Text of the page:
New IEAGHG report: 2021-02 CO2 as a Feedstock: Comparison of CCU Pathways


By Jasmin Kemper

23 November 2021

A range of carbon dioxide capture technologies have been developed, including amine-based routes and calcium looping methods, some of which are now considered to be at technology readiness level (TRL) 9. These technologies have been deployed across the world in large-scale carbon capture, utilisation and storage (CCUS) projects, permanently storing the CO2 in geological formations, which in 2020 had a capture and storage capacity of 40 MtCO2 per year. Direct air capture (DAC) technologies, capable of capturing CO2 directly from the atmosphere, have recently been developed and demonstrated.

As well as storing the CO2 in geological formations, there is increasing interest in the chemical transformation of captured CO2 to value-added products, such as building materials, chemicals, polymers, and synthetic fuels. This is driven partly by goals to increase sustainability, lower emissions, and the move towards more circular production routes. Developments have also been driven by realisations that producing some products using CO2 as a feedstock could lead to improvements in the product or the process, such as enhanced properties or lower feedstock costs. CO2 is already used extensively for urea manufacture in the fertiliser industry, for enhanced oil recovery (EOR), and for food and beverage production, with other conventional applications including use in fire-extinguishers, greenhouses, and cooling systems. Carbon capture and utilisation (CCU) refers to CO2 utilisation in which the supplied CO2 is captured either from an emission point source (e.g. fossil fuel combustion in an industrial plant) or directly from the atmosphere (DAC). With large volumes of CO2 projected to be captured in the longer term, CCU and CCS can play complementary roles in climate change mitigation.

For many utilisation routes, CO2 sequestration is only temporary with utilised CO2 being emitted to the atmosphere as the product is combusted or degrades at its end-of-life. Fuel products may last for less than a year, chemicals less than 10 years, and polymers less than 100 years. At the end of the product’s life, the carbon atoms contained within these products often enter the atmosphere as CO2, with exceptions where this carbon is captured and stored permanently, e.g. in building materials. In absolute terms, these re-emitting CCU routes are therefore carbon neutral at best but typically net-positive in emissions when their entire life cycle is considered.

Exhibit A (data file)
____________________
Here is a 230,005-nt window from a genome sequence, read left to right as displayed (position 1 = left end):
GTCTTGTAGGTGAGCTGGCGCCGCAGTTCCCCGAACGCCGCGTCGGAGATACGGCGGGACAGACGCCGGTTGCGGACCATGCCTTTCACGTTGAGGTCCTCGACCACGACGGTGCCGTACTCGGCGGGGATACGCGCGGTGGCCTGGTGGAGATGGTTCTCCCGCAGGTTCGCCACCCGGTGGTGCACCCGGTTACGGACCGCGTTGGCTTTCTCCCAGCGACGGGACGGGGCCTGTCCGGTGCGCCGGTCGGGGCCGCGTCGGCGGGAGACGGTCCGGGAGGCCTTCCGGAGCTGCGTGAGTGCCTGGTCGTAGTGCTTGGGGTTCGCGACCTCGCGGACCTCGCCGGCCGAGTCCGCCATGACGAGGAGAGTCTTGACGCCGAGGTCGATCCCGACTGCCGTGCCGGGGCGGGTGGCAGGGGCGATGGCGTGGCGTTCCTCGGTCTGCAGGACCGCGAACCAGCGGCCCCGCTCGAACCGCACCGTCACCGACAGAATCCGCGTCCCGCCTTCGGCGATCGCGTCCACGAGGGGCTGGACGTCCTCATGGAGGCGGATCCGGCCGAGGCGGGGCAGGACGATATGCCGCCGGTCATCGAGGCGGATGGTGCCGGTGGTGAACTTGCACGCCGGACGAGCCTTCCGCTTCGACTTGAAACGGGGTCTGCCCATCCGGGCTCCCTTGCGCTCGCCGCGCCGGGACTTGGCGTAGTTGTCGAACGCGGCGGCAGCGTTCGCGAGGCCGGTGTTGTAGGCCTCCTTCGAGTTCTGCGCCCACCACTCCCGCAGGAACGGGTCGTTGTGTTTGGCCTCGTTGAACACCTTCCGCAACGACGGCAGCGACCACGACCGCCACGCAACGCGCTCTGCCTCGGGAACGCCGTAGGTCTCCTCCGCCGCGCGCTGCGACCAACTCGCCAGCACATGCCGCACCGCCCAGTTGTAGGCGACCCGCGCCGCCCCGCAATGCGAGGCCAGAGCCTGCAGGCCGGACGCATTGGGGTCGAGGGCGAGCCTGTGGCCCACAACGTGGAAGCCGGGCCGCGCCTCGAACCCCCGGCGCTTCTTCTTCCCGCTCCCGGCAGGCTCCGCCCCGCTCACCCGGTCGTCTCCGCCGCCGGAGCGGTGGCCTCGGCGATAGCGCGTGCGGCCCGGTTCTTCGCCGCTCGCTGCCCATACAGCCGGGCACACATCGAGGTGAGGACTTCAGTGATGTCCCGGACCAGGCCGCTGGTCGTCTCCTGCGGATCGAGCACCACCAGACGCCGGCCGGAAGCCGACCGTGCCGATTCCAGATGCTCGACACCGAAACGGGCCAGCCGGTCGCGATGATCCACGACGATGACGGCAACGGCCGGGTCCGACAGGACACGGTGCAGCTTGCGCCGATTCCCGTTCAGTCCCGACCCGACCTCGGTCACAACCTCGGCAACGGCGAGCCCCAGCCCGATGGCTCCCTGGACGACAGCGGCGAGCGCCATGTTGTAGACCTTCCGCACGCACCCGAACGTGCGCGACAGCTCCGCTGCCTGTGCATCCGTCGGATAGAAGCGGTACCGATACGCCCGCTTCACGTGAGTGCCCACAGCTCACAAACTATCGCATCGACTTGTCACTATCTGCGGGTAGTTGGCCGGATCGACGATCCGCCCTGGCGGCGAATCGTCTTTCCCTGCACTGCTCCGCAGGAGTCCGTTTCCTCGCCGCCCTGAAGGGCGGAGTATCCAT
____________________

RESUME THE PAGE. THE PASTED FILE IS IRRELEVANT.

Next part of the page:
Key Messages

  • Almost all CCU routes showed potential for lower life cycle emissions per tonne of product compared to their counterfactual. The potential scale for deployment was much greater for fuels and building materials than for chemicals and polymers, which typically had existing markets orders of magnitude smaller.
  • For fuels, annual abatement levels greater than 1 GtCO2-eq could be achieved for direct replacement ‘drop-in’ fuels. For building materials, annual abatement levels greater than 100 MtCO2-eq could be achieved. CCU building materials also have potential to offer negative emissions when CO2 is sourced from DAC. With the exception of methanol, the total mitigation potential of polymers and chemicals was limited to below 20 MtCO2-eq per year.
  • Most CCU routes within the chemicals and fuels categories were found to be considerably more expensive than conventional fossil-based production routes, due to high energy requirements for green hydrogen feedstock, low yields and high catalyst costs. CCU building materials and polymers can offer cost reductions.
  • There are a range of potential co-benefits (e.g. re-use of waste residues, raw materials reduction, safer production process, improved product properties, energy storage) for CCU routes but there can also be trade-offs (e.g. high energy demand, additional land-use, increased water consumption).
  • Deployment of CCU routes may be more favourable in regions with: (i) low-cost or extensive availability of renewable energy; (ii) high cost or lack of available fossil resources; or (iii) significant low-carbon ambition coupled with political or regulatory mechanisms. The current distribution of CCU R&D projects is concentrated mostly in the EU and the US.
  • CO2 utilisation opportunities are diverse, and each route has its own specific drivers, barriers, and enablers. There are, however, some common themes that span across, e.g.: regulations such as mandates or standards, financial provisions, policies that level the field by recognising sustainability benefits, sustainable product development, regional energy availability, costs.


      • Report sufficient data to allow for life cycle and techno-economic assessments (LCA and TEA).
      • Highlight priority areas for CCU development and identify end-uses where CCU is expected to be a necessary component of future decarbonisation pathways.
      • Engage with the public and policy makers to improve understanding of the benefits and limitations of CCU routes.
      • Increase awareness of upstream emissions in supply chains and identify opportunities to switch to more sustainable production routes.
      • Introducing support mechanisms that allow CCU to receive recognition for sustainability benefits.
      • Incorporate CCU products appropriately into existing support schemes, regulations, and product standards.
      • Provide funding for research programmes, demonstration projects etc.
      • Develop and clarify frameworks for the carbon accounting of CCU routes.

To request a copy of the report, please email with the report reference number (2021-02).

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